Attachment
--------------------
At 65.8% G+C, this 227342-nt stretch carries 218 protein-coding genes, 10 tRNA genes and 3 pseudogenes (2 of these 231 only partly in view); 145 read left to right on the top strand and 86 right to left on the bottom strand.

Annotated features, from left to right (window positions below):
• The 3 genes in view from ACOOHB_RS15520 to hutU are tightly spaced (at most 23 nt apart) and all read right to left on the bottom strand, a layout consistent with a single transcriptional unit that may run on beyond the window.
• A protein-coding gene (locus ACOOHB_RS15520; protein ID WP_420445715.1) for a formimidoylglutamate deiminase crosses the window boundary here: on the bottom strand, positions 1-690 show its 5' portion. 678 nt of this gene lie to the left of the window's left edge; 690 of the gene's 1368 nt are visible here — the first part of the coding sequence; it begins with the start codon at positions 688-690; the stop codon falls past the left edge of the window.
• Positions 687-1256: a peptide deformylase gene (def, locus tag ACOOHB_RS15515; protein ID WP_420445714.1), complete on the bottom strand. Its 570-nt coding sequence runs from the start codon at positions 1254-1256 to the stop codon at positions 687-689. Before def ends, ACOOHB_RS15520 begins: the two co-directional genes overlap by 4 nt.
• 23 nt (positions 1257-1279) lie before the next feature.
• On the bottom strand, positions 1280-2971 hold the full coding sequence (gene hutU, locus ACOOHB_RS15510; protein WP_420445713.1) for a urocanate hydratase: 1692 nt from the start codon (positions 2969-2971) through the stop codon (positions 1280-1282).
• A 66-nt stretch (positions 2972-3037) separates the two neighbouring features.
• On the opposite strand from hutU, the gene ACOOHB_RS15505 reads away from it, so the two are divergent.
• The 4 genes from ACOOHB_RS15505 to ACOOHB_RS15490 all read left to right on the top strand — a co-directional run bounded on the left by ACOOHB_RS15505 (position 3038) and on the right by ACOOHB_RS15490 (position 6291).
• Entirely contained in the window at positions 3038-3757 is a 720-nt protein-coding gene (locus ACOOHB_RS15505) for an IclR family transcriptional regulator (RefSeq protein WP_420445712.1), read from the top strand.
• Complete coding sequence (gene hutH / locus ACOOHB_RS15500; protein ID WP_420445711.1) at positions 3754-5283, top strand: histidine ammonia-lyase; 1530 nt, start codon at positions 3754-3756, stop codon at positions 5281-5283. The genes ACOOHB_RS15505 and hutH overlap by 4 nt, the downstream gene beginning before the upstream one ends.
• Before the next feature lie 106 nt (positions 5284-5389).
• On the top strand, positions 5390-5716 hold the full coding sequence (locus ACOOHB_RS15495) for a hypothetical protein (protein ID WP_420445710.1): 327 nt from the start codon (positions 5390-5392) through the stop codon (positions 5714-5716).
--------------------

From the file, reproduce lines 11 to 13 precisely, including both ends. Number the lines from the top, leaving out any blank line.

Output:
• Entirely contained in the window at positions 3038-3757 is a 720-nt protein-coding gene (locus ACOOHB_RS15505) for an IclR family transcriptional regulator (RefSeq protein WP_420445712.1), read from the top strand.
• Complete coding sequence (gene hutH / locus ACOOHB_RS15500; protein ID WP_420445711.1) at positions 3754-5283, top strand: histidine ammonia-lyase; 1530 nt, start codon at positions 3754-3756, stop codon at positions 5281-5283. The genes ACOOHB_RS15505 and hutH overlap by 4 nt, the downstream gene beginning before the upstream one ends.
• Before the next feature lie 106 nt (positions 5284-5389).